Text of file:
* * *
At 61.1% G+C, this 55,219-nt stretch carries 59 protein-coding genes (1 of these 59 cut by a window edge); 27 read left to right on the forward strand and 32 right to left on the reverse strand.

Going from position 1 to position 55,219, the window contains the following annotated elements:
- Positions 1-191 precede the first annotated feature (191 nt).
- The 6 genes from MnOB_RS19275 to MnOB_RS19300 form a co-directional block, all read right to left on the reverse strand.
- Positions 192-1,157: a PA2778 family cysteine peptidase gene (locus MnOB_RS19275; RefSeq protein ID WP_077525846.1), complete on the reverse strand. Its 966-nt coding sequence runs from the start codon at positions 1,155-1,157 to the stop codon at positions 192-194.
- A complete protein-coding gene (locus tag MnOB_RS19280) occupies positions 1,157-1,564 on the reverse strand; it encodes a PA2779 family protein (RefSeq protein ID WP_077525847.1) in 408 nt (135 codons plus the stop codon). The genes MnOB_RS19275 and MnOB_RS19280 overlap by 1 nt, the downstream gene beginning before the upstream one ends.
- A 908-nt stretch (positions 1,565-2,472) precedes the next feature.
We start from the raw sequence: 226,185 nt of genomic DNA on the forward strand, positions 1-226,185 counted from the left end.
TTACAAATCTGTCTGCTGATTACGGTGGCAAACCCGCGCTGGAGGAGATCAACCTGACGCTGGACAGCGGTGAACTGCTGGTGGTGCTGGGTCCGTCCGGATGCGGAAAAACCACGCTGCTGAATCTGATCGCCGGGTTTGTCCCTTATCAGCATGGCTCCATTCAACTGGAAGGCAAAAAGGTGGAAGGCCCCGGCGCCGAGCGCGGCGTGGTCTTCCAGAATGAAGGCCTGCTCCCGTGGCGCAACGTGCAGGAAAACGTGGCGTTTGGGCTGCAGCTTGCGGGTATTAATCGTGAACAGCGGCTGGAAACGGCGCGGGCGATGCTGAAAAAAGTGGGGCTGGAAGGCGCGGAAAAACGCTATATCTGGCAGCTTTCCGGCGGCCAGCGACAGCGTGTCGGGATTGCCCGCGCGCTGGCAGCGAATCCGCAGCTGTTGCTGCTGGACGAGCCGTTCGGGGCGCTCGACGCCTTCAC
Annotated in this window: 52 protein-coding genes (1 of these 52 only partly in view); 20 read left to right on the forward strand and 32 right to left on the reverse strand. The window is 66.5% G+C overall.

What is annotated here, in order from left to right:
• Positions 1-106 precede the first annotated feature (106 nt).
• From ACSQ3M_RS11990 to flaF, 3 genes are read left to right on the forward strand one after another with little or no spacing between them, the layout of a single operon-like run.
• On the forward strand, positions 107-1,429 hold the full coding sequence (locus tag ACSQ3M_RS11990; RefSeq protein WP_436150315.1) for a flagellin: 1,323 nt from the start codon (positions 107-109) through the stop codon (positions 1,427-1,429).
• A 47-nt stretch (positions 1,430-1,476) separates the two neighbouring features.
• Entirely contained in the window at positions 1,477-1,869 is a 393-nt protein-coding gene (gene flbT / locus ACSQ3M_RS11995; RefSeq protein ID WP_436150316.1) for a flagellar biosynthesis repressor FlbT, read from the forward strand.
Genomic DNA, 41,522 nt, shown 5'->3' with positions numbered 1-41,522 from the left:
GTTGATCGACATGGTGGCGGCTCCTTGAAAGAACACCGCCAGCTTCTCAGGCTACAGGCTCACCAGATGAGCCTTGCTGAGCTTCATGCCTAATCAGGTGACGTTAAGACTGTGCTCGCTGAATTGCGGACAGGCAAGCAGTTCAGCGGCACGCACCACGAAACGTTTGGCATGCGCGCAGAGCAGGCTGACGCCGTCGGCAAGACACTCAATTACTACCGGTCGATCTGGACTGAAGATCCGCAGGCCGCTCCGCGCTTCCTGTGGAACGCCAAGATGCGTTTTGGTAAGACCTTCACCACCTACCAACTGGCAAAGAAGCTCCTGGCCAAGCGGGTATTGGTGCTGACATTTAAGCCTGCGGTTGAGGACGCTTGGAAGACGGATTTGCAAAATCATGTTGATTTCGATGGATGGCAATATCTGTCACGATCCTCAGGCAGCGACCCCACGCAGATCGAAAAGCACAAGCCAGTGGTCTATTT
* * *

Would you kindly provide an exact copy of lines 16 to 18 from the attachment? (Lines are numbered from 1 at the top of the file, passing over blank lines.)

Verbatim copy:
• Entirely contained in the window at positions 1,477-1,869 is a 393-nt protein-coding gene (gene flbT / locus ACSQ3M_RS11995; RefSeq protein ID WP_436150316.1) for a flagellar biosynthesis repressor FlbT, read from the forward strand.
Genomic DNA, 41,522 nt, shown 5'->3' with positions numbered 1-41,522 from the left:
GTTGATCGACATGGTGGCGGCTCCTTGAAAGAACACCGCCAGCTTCTCAGGCTACAGGCTCACCAGATGAGCCTTGCTGAGCTTCATGCCTAATCAGGTGACGTTAAGACTGTGCTCGCTGAATTGCGGACAGGCAAGCAGTTCAGCGGCACGCACCACGAAACGTTTGGCATGCGCGCAGAGCAGGCTGACGCCGTCGGCAAGACACTCAATTACTACCGGTCGATCTGGACTGAAGATCCGCAGGCCGCTCCGCGCTTCCTGTGGAACGCCAAGATGCGTTTTGGTAAGACCTTCACCACCTACCAACTGGCAAAGAAGCTCCTGGCCAAGCGGGTATTGGTGCTGACATTTAAGCCTGCGGTTGAGGACGCTTGGAAGACGGATTTGCAAAATCATGTTGATTTCGATGGATGGCAATATCTGTCACGATCCTCAGGCAGCGACCCCACGCAGATCGAAAAGCACAAGCCAGTGGTCTATTT